For the sake of space and time and adjectives, I’m just going to give a blanket compliment to this incredible ensemble cast. They are all exceptional, with one exception—Johnny Depp as the Wolf.
It’s not that he’s bad in the role, or that he ruins the movie. Truth be told he’s barely in the movie, blink and you’ll miss him. My problem with his presence goes beyond his performance in the role itself. Usually the part is double cast with Cinderella’s Prince with good reason. It draws a literal and symbolic connection between this animal and the animal-like behavior of the Prince. The first revival even took it a step further and double cast both princes as two wolves. They are metaphorically and literally wolves. Get it?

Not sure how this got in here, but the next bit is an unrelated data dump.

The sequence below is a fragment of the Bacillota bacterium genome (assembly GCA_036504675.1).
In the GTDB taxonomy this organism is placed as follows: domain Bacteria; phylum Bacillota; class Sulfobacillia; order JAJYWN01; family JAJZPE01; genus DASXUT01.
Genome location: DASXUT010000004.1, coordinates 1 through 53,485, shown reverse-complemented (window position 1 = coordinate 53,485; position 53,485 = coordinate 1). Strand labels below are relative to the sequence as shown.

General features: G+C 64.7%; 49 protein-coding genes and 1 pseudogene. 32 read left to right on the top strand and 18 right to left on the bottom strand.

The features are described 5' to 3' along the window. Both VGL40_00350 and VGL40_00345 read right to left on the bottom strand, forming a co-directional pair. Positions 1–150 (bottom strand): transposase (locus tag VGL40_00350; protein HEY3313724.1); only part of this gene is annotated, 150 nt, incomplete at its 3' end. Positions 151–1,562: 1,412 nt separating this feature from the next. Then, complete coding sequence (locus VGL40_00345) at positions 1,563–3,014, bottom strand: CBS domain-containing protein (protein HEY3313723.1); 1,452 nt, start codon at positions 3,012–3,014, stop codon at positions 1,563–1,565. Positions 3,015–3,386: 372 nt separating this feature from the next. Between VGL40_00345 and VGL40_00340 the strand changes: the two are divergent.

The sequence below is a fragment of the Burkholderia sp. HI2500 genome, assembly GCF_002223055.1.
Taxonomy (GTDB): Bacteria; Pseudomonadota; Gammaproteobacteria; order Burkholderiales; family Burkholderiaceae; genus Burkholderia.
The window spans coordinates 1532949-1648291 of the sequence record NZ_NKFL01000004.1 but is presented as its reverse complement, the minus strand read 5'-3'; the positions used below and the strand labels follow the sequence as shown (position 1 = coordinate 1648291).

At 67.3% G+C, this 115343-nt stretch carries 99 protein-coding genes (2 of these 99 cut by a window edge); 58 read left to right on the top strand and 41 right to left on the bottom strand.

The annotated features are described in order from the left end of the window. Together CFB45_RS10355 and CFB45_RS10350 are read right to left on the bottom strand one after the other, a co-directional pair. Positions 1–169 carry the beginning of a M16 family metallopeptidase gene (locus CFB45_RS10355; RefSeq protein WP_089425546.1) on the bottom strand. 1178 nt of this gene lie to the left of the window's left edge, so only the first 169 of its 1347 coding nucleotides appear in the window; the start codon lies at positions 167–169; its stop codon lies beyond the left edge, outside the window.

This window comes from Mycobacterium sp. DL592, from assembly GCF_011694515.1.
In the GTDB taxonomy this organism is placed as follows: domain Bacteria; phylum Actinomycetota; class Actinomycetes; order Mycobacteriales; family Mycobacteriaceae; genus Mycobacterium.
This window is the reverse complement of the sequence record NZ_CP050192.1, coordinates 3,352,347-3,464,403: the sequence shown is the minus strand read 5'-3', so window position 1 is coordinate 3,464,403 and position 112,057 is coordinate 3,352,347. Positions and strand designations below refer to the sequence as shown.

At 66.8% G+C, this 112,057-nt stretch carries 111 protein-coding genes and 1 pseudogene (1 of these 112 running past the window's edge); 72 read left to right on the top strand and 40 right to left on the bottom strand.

That’s enough of the negative. It still works, it just could have worked better. That does bring me to a called out cast compliment though for Chris Pine, who didn’t let the fact that he didn’t get to play the Wolf stop him from incorporating those animal attributes into his performance as the Prince. Whether it was by chance or choice, it was noticed, and worked so well. Not to mention, the film’s take on “Agony” is one of the best I’ve ever seen, period.
I do also have to give independent props to Emily Blunt as the Baker’s Wife. A lot of the humor of this story was lost somewhere in translation, but none of those missing laughs were anywhere near Ms. Blunt’s performance. The Baker’s Wife was just as funny, dark, and tragic on film as she is on stage.
Once you accept the two biggest changes that were made to the story—eliminating the Narrator and the Mysterious Man—you have to admit that Disney did a good job. The score, sets, costumes (aside from the confusing choice for the Wolf), and cast are all wonderful. It’s not a perfect movie, but it’s just about as close as we (the fandom of Sondheim) could have hoped for.